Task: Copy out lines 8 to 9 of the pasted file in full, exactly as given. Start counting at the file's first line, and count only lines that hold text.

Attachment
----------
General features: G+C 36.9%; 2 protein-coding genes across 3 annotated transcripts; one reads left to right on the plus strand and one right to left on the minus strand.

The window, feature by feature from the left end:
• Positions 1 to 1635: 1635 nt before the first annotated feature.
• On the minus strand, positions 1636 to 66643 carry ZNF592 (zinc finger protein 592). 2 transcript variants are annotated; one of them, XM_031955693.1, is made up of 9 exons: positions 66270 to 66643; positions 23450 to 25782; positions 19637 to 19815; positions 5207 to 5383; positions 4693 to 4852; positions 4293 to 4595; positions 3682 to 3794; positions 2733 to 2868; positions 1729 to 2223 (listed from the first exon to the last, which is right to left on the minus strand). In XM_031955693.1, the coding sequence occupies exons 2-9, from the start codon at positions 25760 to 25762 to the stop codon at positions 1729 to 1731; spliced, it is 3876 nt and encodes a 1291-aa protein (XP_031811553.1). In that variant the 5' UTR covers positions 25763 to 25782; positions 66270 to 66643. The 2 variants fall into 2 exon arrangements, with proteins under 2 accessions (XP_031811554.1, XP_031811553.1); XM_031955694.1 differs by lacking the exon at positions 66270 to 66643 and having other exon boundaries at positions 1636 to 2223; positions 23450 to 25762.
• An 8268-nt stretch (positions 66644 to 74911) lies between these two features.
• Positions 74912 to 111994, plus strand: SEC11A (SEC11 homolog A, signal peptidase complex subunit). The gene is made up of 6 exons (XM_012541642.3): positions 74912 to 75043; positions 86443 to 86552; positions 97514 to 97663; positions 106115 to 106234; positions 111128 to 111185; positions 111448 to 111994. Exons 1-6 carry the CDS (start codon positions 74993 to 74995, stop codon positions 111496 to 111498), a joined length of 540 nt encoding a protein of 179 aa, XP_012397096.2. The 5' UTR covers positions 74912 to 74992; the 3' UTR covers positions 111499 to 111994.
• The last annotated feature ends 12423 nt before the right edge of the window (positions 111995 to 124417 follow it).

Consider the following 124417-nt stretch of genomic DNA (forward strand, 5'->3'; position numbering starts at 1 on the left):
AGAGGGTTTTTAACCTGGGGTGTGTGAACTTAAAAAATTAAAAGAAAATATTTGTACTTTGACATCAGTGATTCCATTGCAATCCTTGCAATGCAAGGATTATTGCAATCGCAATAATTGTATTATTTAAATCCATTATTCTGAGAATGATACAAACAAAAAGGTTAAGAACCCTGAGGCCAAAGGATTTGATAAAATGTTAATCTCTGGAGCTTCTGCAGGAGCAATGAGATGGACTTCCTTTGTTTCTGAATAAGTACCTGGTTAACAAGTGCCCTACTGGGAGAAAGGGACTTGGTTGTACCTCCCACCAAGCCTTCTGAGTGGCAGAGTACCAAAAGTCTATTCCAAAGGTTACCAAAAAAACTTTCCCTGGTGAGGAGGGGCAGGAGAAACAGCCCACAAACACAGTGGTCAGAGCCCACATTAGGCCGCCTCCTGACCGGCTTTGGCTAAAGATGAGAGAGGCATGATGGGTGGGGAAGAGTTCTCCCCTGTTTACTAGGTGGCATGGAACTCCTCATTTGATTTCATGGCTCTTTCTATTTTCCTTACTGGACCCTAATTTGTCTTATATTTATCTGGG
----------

Consider the following 124417-nt stretch of genomic DNA (forward strand, 5'->3'; position numbering starts at 1 on the left):
AGAGGGTTTTTAACCTGGGGTGTGTGAACTTAAAAAATTAAAAGAAAATATTTGTACTTTGACATCAGTGATTCCATTGCAATCCTTGCAATGCAAGGATTATTGCAATCGCAATAATTGTATTATTTAAATCCATTATTCTGAGAATGATACAAACAAAAAGGTTAAGAACCCTGAGGCCAAAGGATTTGATAAAATGTTAATCTCTGGAGCTTCTGCAGGAGCAATGAGATGGACTTCCTTTGTTTCTGAATAAGTACCTGGTTAACAAGTGCCCTACTGGGAGAAAGGGACTTGGTTGTACCTCCCACCAAGCCTTCTGAGTGGCAGAGTACCAAAAGTCTATTCCAAAGGTTACCAAAAAAACTTTCCCTGGTGAGGAGGGGCAGGAGAAACAGCCCACAAACACAGTGGTCAGAGCCCACATTAGGCCGCCTCCTGACCGGCTTTGGCTAAAGATGAGAGAGGCATGATGGGTGGGGAAGAGTTCTCCCCTGTTTACTAGGTGGCATGGAACTCCTCATTTGATTTCATGGCTCTTTCTATTTTCCTTACTGGACCCTAATTTGTCTTATATTTATCTGGG